The United States Department of Health and Human Servies (HHS) approved a new regulation on advertisements which finalized on May 8, as part of the government’s effort and attempt to bring down the cost for Americans consumers. The new rule, which takes effect July this year, compels drugmakers to disclose the current list price of their prescription drugs in on-screen direct-to-viewer television advertisements.

Appalled by the new requirement, Amgen, Eli Lily, Merck, and the Association of National Advertisers jointly filed a lawsuit.

The pharmaceutical companies argue against the rule because the list prices do not necessarily reflect the actual final retail price paid by patients and consumers as it excludes discounts and other rebates that the drug companies offer their clients.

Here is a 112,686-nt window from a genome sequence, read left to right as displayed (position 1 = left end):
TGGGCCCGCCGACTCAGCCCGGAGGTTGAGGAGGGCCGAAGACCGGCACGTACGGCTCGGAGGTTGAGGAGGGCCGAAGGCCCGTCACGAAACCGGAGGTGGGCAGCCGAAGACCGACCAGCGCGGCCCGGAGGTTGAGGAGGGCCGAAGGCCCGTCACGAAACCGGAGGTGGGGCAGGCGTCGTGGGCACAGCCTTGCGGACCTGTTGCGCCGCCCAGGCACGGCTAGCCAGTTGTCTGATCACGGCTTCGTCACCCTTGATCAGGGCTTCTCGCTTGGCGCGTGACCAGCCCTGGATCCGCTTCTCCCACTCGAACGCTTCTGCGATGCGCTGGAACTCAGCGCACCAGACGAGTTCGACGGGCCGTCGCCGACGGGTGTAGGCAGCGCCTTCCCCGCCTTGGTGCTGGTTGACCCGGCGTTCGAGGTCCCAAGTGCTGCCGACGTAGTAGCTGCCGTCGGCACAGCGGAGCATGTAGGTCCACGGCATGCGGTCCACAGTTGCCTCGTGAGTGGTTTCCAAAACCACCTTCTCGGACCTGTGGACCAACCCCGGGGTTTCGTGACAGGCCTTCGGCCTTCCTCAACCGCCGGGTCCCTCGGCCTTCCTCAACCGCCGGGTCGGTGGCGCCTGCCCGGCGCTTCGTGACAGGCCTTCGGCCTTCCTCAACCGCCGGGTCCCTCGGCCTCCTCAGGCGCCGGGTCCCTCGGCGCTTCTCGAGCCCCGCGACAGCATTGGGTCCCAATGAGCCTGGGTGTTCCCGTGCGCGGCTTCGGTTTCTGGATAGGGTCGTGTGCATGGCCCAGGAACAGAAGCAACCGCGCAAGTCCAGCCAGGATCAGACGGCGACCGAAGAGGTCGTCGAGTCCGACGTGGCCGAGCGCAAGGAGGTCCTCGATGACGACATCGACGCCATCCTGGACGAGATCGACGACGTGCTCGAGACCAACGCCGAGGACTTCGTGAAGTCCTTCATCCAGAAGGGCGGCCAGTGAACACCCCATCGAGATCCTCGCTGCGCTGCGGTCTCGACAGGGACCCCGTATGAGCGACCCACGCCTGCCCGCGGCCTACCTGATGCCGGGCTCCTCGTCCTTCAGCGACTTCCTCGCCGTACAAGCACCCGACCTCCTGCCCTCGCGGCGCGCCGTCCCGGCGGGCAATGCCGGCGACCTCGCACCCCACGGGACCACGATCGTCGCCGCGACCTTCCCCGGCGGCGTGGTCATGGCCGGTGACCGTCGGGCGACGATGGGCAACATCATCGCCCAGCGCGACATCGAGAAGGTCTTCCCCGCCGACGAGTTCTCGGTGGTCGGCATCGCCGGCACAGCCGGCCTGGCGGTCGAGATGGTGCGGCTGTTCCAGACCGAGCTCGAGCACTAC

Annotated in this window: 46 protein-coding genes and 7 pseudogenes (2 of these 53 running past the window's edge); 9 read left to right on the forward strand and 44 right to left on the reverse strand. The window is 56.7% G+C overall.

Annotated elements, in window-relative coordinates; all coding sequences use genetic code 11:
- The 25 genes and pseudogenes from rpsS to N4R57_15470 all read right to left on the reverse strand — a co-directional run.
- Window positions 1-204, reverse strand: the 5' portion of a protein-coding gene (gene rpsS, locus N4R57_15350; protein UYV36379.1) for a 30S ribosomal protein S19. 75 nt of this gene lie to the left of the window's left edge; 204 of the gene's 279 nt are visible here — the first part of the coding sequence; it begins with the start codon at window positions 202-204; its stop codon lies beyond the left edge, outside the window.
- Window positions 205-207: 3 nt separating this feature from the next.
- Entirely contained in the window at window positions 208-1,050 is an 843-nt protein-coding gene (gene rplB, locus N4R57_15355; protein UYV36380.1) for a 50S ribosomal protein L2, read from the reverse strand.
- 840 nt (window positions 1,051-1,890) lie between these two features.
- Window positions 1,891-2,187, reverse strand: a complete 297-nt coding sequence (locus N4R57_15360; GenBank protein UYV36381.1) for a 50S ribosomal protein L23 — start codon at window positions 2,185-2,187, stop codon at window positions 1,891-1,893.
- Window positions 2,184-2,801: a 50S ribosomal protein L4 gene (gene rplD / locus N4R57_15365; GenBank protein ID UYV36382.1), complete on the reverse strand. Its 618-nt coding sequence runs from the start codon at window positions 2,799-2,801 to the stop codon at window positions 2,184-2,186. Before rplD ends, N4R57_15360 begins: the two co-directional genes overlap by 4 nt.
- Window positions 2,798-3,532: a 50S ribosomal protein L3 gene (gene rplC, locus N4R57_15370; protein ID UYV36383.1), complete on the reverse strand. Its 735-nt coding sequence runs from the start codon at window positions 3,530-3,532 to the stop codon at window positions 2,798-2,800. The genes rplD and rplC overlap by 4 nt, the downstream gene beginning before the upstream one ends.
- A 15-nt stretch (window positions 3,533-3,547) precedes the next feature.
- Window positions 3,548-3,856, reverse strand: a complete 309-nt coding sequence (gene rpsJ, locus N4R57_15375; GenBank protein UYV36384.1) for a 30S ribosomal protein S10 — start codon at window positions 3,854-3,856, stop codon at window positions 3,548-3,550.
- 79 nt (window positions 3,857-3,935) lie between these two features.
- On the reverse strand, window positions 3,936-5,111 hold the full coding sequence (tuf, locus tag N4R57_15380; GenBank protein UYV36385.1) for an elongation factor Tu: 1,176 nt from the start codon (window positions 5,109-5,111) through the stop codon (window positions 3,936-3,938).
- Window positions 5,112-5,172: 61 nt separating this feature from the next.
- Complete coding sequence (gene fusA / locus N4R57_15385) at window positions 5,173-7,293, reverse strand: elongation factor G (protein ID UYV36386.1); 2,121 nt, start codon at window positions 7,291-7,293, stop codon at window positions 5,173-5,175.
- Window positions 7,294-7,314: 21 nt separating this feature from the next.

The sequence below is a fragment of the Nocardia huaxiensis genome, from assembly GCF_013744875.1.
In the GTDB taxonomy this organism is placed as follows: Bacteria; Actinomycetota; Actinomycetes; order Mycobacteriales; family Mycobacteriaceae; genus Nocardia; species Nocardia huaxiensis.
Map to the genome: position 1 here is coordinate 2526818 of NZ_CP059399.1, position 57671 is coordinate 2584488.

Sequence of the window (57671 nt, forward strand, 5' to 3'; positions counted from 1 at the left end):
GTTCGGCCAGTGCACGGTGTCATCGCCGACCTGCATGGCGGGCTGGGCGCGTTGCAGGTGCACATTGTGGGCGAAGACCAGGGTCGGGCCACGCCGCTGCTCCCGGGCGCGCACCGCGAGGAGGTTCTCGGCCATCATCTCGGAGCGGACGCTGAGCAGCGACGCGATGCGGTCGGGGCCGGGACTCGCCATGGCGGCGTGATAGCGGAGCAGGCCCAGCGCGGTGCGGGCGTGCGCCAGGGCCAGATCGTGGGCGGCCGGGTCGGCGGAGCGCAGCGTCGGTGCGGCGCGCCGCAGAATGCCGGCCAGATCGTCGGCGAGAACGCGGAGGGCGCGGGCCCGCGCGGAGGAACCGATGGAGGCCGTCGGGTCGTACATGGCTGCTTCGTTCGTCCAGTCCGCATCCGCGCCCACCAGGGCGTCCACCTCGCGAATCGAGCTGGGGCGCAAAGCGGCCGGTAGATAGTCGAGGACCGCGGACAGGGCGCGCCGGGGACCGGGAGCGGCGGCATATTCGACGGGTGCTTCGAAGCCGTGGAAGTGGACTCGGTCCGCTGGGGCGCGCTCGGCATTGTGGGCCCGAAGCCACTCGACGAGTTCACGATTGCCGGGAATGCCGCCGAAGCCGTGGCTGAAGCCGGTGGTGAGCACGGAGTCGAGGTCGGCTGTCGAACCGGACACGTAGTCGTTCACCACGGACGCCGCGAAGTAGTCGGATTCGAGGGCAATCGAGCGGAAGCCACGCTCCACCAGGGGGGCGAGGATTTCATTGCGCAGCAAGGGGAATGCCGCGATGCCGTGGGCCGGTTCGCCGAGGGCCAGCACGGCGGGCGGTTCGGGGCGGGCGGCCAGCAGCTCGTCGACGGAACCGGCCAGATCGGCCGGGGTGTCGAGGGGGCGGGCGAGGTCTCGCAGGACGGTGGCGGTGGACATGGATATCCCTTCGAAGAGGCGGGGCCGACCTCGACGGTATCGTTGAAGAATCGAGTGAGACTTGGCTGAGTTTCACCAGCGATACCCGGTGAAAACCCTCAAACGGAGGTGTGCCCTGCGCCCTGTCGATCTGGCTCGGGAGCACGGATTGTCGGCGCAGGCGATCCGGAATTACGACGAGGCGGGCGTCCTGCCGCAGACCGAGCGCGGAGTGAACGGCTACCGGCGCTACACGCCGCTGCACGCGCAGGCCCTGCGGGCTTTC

Amgen stated, “Not only does the [new regulation] raise serious freedom of speech concerns, it mandates an approach that fails to account for differences among insurance, treatments, and patients themselves.” This is especially clear in only placing list prices without the other payment commissions and considerations.

Besides, the list price does not immediately answer the fundamental question of every patient buying drugs: How much will I have to pay for my prescription medicine? Amgen further added.

HHS has not immediately responded to a request for an answer.